Researchers have peered into the future of the Northern Territory, mapping population growth to indentify the emerging issues of tomorrow.

Aged-care, education and all other government services will need to adapt to a different set of challenges in the future.

Research says understanding growth rates of the Indigenous community in particular can help address and amend gaps in government services.

Northern Institute researchers at Charles Darwin University have been working with the Northern Territory Department of Treasury and Finance to develop population projections for the NT and its regions.

Researcher Dr Andrew Taylor said that population change fluctuated greatly in the Northern Territory, but high rates of growth were almost always dependent on major construction projects.

“Based on historical evidence and anticipated trends, we anticipate long-term growth to continue at around 1.5 per cent a year, which would see the Territory’s population reach about 360,000 by 2041,” he said.

Dr Taylor said parts of projections were developed specifically to meet the need for a research-based understanding about changes for Indigenous Territorians.

The NT Indigenous community makes up around one-third of the total population.

“We are expecting the Territory’s Indigenous population to grow at around the same rate as the Territory average,” Dr Taylor said.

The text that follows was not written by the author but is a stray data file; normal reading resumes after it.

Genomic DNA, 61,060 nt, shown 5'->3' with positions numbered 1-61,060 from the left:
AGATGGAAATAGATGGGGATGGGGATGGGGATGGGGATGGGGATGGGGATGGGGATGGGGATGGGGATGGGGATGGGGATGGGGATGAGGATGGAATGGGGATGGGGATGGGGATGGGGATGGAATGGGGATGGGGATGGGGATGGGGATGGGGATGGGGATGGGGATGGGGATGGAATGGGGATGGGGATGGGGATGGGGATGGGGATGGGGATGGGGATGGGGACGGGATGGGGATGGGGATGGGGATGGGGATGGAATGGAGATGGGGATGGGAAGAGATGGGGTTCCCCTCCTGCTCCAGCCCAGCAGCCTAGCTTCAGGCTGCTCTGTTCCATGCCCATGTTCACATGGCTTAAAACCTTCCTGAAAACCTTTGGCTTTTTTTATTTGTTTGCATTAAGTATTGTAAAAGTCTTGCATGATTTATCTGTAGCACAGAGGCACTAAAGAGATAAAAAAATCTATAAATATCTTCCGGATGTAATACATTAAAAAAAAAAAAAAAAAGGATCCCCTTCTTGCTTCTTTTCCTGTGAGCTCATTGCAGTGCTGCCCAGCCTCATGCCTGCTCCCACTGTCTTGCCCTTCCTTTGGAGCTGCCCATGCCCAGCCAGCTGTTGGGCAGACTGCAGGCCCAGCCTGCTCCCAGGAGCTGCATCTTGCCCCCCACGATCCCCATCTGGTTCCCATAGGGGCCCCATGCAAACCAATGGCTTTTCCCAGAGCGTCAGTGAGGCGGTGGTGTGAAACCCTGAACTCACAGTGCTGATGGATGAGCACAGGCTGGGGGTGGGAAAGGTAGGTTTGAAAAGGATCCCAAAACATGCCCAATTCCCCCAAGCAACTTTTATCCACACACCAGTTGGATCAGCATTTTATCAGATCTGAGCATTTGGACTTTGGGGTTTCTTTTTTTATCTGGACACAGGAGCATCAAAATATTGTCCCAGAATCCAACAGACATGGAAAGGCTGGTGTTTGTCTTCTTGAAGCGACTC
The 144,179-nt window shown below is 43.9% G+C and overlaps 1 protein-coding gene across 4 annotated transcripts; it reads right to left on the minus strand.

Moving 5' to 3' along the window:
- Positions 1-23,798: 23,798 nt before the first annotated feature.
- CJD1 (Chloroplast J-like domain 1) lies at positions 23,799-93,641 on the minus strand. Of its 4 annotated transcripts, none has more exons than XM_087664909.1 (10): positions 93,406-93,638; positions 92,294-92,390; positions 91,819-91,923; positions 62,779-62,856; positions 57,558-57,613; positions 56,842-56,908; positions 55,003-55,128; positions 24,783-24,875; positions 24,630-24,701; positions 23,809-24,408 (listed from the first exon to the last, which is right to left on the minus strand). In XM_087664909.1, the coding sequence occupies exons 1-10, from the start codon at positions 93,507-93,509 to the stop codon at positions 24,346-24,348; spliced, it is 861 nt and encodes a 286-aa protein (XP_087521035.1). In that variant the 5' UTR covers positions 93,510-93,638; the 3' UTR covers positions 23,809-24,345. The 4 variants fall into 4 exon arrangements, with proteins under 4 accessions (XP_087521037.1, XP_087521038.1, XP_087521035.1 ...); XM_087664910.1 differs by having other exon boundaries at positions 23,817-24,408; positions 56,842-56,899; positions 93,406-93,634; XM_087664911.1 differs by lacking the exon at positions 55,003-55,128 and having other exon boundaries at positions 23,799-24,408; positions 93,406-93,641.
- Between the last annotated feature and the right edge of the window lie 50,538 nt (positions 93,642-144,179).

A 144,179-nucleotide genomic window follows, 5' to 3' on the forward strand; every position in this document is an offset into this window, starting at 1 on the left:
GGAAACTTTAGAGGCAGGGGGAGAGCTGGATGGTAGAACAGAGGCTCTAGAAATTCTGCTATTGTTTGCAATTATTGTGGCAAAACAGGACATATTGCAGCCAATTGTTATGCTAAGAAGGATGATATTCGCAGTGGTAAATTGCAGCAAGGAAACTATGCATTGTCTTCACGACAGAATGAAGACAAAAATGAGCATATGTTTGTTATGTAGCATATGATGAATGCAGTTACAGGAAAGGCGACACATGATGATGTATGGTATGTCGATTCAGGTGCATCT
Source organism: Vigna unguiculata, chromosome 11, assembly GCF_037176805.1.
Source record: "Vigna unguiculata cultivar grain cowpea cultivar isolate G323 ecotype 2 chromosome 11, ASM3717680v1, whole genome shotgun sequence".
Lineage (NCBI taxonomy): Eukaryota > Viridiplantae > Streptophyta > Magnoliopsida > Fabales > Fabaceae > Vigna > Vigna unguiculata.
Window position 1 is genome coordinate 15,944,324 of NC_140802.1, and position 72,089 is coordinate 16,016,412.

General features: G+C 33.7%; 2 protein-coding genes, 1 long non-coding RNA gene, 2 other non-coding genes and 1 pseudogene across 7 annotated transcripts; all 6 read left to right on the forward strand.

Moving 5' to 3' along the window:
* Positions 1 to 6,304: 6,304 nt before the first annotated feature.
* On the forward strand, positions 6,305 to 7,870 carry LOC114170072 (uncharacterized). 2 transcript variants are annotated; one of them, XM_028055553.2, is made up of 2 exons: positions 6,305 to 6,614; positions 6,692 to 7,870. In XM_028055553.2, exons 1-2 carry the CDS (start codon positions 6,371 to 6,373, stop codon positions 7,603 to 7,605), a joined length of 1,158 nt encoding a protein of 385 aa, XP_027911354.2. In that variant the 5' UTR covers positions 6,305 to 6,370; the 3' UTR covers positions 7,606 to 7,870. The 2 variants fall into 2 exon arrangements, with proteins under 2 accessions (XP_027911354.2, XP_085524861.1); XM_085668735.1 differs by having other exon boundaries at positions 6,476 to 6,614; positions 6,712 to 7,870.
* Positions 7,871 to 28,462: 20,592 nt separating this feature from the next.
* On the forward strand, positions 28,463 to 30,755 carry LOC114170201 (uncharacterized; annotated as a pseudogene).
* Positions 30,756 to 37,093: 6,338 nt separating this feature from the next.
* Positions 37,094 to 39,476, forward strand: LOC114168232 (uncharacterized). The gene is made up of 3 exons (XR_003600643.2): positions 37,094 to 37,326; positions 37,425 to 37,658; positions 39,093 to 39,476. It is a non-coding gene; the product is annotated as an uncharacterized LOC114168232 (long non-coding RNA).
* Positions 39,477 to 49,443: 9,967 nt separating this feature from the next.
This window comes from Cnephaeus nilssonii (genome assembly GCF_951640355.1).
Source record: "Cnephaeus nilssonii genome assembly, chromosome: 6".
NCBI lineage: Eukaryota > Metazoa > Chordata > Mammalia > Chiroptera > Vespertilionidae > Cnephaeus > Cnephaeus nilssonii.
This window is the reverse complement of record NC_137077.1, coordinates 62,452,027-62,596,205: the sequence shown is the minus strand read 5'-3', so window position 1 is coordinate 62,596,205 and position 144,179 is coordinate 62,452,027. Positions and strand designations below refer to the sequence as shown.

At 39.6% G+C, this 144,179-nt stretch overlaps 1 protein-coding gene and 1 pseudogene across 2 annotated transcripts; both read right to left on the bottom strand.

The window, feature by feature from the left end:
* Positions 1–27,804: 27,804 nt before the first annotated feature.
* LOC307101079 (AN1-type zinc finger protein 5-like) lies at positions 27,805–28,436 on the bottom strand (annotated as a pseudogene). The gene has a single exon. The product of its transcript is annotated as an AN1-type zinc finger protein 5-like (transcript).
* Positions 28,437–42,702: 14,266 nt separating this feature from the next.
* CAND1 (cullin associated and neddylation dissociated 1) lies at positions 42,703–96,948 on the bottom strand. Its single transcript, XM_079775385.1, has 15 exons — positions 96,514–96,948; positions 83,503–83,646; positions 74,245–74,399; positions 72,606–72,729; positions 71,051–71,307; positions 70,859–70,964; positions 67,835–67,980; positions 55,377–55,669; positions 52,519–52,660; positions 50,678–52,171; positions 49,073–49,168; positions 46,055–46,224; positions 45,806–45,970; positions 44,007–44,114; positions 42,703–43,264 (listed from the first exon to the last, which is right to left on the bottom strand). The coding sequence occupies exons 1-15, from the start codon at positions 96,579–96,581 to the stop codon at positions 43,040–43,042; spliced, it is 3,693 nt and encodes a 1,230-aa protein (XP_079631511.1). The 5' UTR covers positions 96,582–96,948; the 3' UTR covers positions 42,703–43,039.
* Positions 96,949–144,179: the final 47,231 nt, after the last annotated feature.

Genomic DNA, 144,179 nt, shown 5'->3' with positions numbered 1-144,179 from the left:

“In the rest of Australia, Indigenous population growth is anticipated to be much higher than in the NT, which has important implications for finances to the NT under current arrangements for distributing GST monies to the States and Territories.”

“Perhaps the most significant compositional population change is anticipated very high growth in the number of Territorians aged 65 years and over, which, in proportional terms, is projected to more than double by 2041.

“While this has implications for services, the Territory will still be a relatively ‘young’ population compared to other States and Territories. Growth in the Territory’s older population is from a very low base because people have traditionally retired interstate.

“The growth in older Territorians will feature many more Indigenous people living into their 60s and 70s from continuation of improved life expectancies.

“Nevertheless, the gap in life expectancies between Indigenous and other Territorians will remain a challenge largely because non-Indigenous people’s life expectancies also continue to extend,” Dr Taylor said.

The projections can be downloaded for free from the Northern Territory Department of Treasury and Finance website.